Nanjing Night Net

Malcolm Turnbull is a man under pressure.

With the first anniversary of his prime ministership fast approaching, a too-close-for-comfort election victory, a rampant opposition and beset by political problems ranging from the census debacle, Australia’s offshore processing regime and party room disquiet over the Racial Discrimination Act and superannuation changes – Turnbull made his first move to kick start public debate over budget repair this week.

But his first major post-election speech on the economy was promptly disrupted by protesters, side-tracking the key message.

In just over a week, the 45th Parliament will finally convene and Turnbull needs a circuit breaker to elevate him above the cut and thrust of politics, restore some of the prime ministerial sheen that he has so rapidly lost and allow him to get on the front foot.

He might be about to find it – thousands of kilometres from Canberra.

September summit season is about to begin and Turnbull and his deputy, Julie Bishop, are set to criss-cross the globe to attend the East Asia and G20 summits in Laos and China, before heading to the United Nations General Assembly for the annual leaders’ week of meetings.

Her schedule in the coming months will also take in 2+2 meetings with the foreign affairs and defence ministers of Britain, Germany, Japan, Indonesia, a MIKTA meeting with Mexico, Indonesia, South Korea and Turkey and many more bilateral meetings with Australian allies.

Bishop – easily one of the government’s most able and erudite performers – and her department are about to begin one of the most significant reviews of Australia’s foreign policy framework in more than a decade.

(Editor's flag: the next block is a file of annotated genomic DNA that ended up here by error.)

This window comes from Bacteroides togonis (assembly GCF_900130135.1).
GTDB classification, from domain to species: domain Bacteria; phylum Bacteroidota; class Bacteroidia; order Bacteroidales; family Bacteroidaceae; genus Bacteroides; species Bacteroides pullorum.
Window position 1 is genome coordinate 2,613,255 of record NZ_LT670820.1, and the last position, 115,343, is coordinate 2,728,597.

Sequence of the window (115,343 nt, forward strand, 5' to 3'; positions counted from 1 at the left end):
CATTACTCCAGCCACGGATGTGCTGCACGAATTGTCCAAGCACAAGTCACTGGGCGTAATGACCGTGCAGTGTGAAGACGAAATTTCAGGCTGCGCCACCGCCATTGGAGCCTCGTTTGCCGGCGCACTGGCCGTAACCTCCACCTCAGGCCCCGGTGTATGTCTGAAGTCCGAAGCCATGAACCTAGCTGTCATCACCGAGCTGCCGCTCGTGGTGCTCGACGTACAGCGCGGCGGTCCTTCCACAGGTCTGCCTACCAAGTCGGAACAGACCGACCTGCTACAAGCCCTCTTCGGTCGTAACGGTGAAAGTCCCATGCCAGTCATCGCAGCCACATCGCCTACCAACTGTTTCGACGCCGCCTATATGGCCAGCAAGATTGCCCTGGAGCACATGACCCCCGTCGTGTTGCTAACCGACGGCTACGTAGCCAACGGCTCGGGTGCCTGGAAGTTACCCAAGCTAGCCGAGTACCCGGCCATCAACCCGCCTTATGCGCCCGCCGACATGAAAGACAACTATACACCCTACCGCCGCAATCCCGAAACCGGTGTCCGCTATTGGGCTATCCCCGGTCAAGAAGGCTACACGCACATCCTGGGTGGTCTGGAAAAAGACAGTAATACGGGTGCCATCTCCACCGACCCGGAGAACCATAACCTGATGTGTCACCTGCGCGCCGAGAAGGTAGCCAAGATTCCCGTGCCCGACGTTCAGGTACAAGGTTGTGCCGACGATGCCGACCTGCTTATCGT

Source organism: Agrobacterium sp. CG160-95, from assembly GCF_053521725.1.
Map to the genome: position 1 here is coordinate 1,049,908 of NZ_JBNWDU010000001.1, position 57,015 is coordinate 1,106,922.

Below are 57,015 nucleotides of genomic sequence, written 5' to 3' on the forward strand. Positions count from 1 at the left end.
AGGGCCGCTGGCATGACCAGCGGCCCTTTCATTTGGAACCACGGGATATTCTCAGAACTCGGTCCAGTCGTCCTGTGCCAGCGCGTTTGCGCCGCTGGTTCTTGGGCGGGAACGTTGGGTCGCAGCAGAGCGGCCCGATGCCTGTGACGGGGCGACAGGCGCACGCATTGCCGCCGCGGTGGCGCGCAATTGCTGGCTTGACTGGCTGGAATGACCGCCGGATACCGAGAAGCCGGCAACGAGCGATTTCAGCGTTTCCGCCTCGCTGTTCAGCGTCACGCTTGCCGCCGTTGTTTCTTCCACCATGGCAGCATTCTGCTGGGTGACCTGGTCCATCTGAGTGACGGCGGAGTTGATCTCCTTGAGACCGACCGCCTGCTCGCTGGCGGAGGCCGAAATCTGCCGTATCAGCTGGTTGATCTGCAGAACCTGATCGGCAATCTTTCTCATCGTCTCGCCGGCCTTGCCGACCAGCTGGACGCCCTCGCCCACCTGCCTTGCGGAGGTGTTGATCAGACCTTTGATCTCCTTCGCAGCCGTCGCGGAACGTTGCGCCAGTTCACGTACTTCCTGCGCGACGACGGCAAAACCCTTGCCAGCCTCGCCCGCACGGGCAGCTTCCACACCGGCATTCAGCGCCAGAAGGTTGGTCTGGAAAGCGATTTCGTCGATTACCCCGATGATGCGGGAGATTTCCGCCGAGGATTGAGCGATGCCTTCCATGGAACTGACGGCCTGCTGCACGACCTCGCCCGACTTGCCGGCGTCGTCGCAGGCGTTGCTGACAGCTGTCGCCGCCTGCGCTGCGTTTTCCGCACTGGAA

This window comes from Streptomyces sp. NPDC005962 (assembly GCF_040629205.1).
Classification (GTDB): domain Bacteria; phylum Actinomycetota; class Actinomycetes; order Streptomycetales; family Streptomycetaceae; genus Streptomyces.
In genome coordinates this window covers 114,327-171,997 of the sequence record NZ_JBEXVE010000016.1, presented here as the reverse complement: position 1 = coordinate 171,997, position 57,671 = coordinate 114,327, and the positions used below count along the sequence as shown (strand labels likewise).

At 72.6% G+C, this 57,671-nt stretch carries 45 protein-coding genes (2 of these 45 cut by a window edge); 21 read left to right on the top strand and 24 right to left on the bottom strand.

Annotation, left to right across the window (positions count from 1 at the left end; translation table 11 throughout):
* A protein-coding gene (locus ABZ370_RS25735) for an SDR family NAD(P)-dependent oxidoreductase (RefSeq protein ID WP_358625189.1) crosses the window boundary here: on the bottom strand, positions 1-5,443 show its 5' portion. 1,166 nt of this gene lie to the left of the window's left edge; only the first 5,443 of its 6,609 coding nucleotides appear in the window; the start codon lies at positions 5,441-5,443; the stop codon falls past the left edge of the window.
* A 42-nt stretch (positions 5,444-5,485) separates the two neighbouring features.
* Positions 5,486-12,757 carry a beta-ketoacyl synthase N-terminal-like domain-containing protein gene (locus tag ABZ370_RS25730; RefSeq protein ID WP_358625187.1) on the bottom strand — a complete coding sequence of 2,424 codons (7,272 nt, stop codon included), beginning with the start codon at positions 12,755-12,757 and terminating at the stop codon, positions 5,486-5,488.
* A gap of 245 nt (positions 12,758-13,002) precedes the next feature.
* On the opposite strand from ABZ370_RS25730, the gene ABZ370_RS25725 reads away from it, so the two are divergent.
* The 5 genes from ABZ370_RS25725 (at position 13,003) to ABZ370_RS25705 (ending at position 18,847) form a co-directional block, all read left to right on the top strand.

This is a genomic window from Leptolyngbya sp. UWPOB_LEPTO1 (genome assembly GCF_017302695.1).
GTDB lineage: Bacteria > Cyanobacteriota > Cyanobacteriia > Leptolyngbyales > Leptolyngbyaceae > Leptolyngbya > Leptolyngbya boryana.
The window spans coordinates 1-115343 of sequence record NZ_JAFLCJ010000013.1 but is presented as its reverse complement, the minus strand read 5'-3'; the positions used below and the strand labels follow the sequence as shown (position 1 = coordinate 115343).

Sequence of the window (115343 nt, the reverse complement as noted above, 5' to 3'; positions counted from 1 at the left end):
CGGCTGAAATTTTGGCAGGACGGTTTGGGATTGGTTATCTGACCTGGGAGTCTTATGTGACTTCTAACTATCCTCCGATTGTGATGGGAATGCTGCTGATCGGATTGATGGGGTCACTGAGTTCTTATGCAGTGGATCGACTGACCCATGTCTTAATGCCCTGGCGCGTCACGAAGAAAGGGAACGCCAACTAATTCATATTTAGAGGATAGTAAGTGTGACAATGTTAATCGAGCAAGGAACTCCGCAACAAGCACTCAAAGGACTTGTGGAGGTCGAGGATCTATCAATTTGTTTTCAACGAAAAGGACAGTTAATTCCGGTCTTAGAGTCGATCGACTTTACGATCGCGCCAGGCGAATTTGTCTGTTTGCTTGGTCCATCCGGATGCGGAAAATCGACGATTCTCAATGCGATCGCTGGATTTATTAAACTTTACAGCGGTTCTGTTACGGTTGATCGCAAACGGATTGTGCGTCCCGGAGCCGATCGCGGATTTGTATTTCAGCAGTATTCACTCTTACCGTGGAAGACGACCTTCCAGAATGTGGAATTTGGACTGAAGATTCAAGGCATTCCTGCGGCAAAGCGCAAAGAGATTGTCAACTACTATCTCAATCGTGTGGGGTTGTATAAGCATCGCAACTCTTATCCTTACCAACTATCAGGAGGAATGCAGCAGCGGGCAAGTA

Not since 2003 has the Australian government produced a foreign affairs white paper.

Free trade agreements with China, Japan and South Korea were a glimmer in the government’s eye.

“No country in Asia will supplant Japan’s importance to Australia’s prosperity for at least another decade”, it predicted, though China’s growing importance was “the single most important trend in the region”.

Indonesian stability, deeper engagement with ASEAN nations, the threat of Islamic terrorism and the US alliance were all prominent.

Advancing the National Interest, published on the eve of the invasion of Iraq, gazed into the crystal ball and identified some of the geo-strategic challenges Australia would face (and was certainly more value than the Asia-focused 1997 white paper, which was published on the eve of the Asian Financial Crisis and rapidly dated).

Oddly, the Rudd, Gillard and Abbott governments never produced foreign affairs white papers – though all three commissioned Defence white papers, and the Department of Prime Minister and Cabinet produced the Asian Century white paper for Gillard.